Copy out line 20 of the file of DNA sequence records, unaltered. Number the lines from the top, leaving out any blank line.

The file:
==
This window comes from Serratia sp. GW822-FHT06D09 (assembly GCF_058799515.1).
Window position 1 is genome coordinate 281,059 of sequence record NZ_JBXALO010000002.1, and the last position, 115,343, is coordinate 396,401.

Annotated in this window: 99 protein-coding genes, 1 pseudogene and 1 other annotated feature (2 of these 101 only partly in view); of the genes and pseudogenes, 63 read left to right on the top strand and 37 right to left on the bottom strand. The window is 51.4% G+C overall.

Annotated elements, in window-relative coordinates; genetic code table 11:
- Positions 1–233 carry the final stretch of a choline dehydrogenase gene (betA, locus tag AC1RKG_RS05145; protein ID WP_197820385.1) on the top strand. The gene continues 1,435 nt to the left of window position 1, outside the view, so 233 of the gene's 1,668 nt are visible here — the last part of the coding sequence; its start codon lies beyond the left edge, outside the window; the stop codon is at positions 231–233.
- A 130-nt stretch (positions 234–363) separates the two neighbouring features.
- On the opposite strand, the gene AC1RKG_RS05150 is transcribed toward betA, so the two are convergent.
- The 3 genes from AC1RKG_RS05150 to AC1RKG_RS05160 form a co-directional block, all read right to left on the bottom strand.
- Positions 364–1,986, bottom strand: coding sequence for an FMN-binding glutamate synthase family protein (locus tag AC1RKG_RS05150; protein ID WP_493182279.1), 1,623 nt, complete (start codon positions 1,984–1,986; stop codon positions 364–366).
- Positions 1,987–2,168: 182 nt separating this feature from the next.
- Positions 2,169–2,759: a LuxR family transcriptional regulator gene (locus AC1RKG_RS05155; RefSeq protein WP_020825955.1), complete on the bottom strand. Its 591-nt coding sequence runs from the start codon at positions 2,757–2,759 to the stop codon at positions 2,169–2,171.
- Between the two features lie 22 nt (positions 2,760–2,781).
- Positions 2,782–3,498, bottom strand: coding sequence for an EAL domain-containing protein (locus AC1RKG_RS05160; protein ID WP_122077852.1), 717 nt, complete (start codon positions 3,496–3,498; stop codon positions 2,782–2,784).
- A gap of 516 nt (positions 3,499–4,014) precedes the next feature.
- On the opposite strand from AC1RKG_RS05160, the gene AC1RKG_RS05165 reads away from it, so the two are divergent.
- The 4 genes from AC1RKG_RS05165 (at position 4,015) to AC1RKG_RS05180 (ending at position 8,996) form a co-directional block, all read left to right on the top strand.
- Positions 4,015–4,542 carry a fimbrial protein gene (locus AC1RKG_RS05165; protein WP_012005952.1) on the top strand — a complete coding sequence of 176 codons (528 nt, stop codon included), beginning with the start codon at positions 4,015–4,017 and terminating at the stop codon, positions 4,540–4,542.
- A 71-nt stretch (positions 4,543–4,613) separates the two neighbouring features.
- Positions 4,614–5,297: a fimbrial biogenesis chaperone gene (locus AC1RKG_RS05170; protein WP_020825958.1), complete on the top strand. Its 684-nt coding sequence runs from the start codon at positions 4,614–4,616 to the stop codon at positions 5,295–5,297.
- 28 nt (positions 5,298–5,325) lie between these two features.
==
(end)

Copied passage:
- 28 nt (positions 5,298–5,325) lie between these two features.